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Assessment of Policy Changes to Means-Tested Age Pension Using Expected Utility Model: Implication for Decisions in Retirement

21 Pages Posted: 5 Jun 2017 Last revised: 15 Sep 2017

Johan G. Andreasson

University of Technology Sydney (UTS); CSIRO Australia

Pavel V. Shevchenko

Macquarie University

Date Written: July 7, 2017

Abstract

Means-tested pension policies are typical for many countries and are very important to the pension system. These policies are specific for each country, and the assessment of policy changes is critical for policy makers. In this paper we consider the Australian means-tested Age Pension. The Australian Government uses the means-test as a way of managing the pension budget. Changes in Age Pension policy impose difficulties in retirement modelling due to policy risk, but any major changes tend to be ‘grandfathered’ meaning that current retirees are exempt from the new changes. In 2015, two important changes were made in regard to allocated pension accounts: the income means-test is now based on deemed income rather than account withdrawals, and the income-test deduction no longer applies. We examine the implications of the new changes in regard to optimal decisions for consumption, investment, and housing. We account for regulatory minimum withdrawal rules that are imposed by regulations on allocated pension accounts, as well as the 2017 asset-test rebalancing. The new policy changes are modelled in a utility maximising lifecycle model solved as an optimal stochastic control problem. We find that the new rules decrease the benefits from planning the consumption in relation to the means-test, while risky asset allocation becomes more sensitive to the asset-test and the housing allocation increases slightly in order to receive additional Age Pension. The difference in optimal drawdown between the old and new policy is only noticeable early in retirement until regulatory minimum withdrawal rates are enforced. However, the amount of extra Age Pension received for many households is now significantly higher due to the new deeming income rules, which benefit slightly wealthier households who previously would not have received Age Pension due to the income-test and minimum withdrawals.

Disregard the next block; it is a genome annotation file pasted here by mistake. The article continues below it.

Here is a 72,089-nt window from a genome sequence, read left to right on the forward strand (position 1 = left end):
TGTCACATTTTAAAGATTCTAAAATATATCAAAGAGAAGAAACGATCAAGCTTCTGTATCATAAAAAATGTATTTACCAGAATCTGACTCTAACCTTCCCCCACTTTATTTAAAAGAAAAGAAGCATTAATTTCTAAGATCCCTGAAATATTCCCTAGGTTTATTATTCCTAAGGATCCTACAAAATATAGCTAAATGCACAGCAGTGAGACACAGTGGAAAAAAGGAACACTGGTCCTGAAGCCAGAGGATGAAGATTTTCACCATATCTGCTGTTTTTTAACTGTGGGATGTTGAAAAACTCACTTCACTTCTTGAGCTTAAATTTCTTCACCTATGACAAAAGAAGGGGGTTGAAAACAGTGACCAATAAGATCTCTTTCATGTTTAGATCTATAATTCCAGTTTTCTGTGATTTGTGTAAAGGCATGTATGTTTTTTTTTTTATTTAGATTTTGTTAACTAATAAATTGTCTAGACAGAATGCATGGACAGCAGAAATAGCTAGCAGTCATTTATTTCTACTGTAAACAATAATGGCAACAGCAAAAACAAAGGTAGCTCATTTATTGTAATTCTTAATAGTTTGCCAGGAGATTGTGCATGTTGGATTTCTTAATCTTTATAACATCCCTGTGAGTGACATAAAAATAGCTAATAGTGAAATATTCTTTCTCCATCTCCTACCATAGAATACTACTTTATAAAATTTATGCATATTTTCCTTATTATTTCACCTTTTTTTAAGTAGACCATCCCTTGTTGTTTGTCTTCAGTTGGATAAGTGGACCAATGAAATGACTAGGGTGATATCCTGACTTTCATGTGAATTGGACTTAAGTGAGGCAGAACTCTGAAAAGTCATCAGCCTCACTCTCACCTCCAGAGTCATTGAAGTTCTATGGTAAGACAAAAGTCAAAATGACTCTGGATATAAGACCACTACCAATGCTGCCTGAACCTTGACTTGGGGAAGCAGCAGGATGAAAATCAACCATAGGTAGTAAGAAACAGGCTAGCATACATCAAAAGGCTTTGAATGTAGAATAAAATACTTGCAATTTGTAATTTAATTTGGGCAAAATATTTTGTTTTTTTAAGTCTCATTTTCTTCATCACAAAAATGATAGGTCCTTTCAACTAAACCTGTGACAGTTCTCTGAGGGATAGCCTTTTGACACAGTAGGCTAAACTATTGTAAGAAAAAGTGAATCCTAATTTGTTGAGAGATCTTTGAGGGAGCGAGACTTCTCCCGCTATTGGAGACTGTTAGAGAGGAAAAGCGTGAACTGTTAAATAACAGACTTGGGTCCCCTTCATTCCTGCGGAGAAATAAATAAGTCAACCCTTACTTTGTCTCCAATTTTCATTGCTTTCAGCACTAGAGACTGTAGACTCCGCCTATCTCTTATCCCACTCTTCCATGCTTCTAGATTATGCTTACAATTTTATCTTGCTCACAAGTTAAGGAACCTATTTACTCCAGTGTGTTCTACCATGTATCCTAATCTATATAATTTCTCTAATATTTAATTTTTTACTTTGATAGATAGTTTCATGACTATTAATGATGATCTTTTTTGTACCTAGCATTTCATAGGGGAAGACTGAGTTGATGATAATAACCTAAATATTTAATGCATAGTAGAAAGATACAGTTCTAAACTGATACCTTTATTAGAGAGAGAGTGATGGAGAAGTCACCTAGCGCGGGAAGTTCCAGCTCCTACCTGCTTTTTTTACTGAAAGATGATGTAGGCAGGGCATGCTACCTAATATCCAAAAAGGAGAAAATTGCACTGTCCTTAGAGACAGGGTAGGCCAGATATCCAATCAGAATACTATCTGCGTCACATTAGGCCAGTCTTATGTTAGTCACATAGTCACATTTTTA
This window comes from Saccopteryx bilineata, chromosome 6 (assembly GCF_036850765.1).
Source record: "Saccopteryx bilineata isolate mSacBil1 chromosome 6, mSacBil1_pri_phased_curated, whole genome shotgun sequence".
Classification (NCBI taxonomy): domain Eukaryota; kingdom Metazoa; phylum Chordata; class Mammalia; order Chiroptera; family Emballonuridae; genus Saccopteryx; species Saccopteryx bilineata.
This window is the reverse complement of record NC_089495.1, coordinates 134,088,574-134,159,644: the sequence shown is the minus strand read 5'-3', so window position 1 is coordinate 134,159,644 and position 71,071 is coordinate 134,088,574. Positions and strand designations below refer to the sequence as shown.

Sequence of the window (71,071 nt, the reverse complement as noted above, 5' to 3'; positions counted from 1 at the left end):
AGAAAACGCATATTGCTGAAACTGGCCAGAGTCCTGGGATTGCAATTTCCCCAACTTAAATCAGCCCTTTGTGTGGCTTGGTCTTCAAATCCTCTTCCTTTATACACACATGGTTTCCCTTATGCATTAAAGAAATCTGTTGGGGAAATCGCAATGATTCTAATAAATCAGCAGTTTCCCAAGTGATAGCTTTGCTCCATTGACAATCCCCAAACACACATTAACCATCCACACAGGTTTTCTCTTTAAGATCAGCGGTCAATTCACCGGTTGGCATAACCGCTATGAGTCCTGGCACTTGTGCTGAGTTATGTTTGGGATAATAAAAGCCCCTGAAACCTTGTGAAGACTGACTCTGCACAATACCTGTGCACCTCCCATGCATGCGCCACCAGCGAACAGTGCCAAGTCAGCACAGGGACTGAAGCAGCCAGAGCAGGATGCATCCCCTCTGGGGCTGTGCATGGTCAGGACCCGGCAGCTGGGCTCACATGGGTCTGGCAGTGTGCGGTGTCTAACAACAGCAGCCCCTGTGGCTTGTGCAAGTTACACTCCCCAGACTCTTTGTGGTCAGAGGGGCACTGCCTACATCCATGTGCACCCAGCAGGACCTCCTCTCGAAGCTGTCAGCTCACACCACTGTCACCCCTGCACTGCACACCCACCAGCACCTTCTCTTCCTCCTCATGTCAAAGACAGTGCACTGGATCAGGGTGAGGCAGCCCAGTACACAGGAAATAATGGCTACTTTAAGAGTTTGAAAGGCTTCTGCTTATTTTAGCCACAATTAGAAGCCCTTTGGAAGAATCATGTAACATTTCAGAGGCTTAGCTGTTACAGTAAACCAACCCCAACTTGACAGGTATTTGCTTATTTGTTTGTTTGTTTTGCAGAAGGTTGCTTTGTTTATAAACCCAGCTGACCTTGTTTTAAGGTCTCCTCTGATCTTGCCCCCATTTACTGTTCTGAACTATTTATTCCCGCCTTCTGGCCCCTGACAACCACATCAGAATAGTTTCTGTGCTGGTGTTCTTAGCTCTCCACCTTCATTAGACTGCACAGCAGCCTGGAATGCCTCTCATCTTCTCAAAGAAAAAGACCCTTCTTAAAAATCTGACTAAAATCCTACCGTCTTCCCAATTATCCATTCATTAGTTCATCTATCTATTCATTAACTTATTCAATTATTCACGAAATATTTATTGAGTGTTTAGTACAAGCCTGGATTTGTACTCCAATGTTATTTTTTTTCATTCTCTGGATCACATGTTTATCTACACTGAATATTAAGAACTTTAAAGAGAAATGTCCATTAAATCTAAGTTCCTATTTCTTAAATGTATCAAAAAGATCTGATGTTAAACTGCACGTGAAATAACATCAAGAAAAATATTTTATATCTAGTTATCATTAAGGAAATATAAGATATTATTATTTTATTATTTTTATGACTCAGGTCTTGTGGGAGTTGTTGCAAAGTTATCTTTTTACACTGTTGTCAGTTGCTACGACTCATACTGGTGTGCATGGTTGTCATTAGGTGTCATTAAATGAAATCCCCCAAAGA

Keywords: Dynamic Programming, Stochastic Control, Optimal Policy, Retirement, Means-Tested Age Pension, Defined Contribution Pension

JEL Classification: D14, D91, G11, C61

Suggested Citation

Andreasson, Johan G. and Shevchenko, Pavel V., Assessment of Policy Changes to Means-Tested Age Pension Using Expected Utility Model: Implication for Decisions in Retirement (July 7, 2017). Available at SSRN: https://ssrn.com/abstract=2979889

Johan Andreasson (Contact Author)

University of Technology Sydney (UTS) ( email )

15 Broadway, Ultimo
PO Box 123
Sydney, NSW 2007
Australia

CSIRO Australia ( email )

41 Boggo Rd
Dutton Park, Queensland
Australia

Pavel V. Shevchenko

Macquarie University ( email )

North Ryde
Sydney, New South Wales 2109
Australia

HOME PAGE: http://www.businessandeconomics.mq.edu.au/contact_the_faculty/all_fbe_staff/pavel_shevchenko

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